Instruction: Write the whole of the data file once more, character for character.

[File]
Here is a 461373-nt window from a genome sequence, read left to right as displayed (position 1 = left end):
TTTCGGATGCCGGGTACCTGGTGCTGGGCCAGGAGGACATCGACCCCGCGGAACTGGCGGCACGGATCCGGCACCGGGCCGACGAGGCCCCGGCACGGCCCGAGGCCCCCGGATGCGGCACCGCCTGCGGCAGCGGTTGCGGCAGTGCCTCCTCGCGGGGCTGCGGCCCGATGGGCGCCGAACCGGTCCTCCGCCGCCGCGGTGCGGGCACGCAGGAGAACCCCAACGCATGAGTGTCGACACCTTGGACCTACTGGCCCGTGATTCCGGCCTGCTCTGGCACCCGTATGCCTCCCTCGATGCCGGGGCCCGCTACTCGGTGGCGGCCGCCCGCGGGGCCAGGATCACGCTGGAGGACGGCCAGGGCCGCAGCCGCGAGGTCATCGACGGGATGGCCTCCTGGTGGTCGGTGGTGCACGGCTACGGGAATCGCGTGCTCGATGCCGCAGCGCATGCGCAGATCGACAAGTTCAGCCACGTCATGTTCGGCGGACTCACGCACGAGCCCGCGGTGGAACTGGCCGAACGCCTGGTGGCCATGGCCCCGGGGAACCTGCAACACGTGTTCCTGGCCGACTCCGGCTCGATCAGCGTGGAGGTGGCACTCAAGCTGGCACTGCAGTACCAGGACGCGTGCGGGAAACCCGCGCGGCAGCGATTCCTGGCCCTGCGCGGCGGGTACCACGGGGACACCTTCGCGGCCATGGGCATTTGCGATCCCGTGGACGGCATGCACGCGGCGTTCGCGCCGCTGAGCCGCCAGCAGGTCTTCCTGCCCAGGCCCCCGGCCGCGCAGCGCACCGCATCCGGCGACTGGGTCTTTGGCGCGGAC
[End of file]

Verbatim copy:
Here is a 461373-nt window from a genome sequence, read left to right as displayed (position 1 = left end):
TTTCGGATGCCGGGTACCTGGTGCTGGGCCAGGAGGACATCGACCCCGCGGAACTGGCGGCACGGATCCGGCACCGGGCCGACGAGGCCCCGGCACGGCCCGAGGCCCCCGGATGCGGCACCGCCTGCGGCAGCGGTTGCGGCAGTGCCTCCTCGCGGGGCTGCGGCCCGATGGGCGCCGAACCGGTCCTCCGCCGCCGCGGTGCGGGCACGCAGGAGAACCCCAACGCATGAGTGTCGACACCTTGGACCTACTGGCCCGTGATTCCGGCCTGCTCTGGCACCCGTATGCCTCCCTCGATGCCGGGGCCCGCTACTCGGTGGCGGCCGCCCGCGGGGCCAGGATCACGCTGGAGGACGGCCAGGGCCGCAGCCGCGAGGTCATCGACGGGATGGCCTCCTGGTGGTCGGTGGTGCACGGCTACGGGAATCGCGTGCTCGATGCCGCAGCGCATGCGCAGATCGACAAGTTCAGCCACGTCATGTTCGGCGGACTCACGCACGAGCCCGCGGTGGAACTGGCCGAACGCCTGGTGGCCATGGCCCCGGGGAACCTGCAACACGTGTTCCTGGCCGACTCCGGCTCGATCAGCGTGGAGGTGGCACTCAAGCTGGCACTGCAGTACCAGGACGCGTGCGGGAAACCCGCGCGGCAGCGATTCCTGGCCCTGCGCGGCGGGTACCACGGGGACACCTTCGCGGCCATGGGCATTTGCGATCCCGTGGACGGCATGCACGCGGCGTTCGCGCCGCTGAGCCGCCAGCAGGTCTTCCTGCCCAGGCCCCCGGCCGCGCAGCGCACCGCATCCGGCGACTGGGTCTTTGGCGCGGAC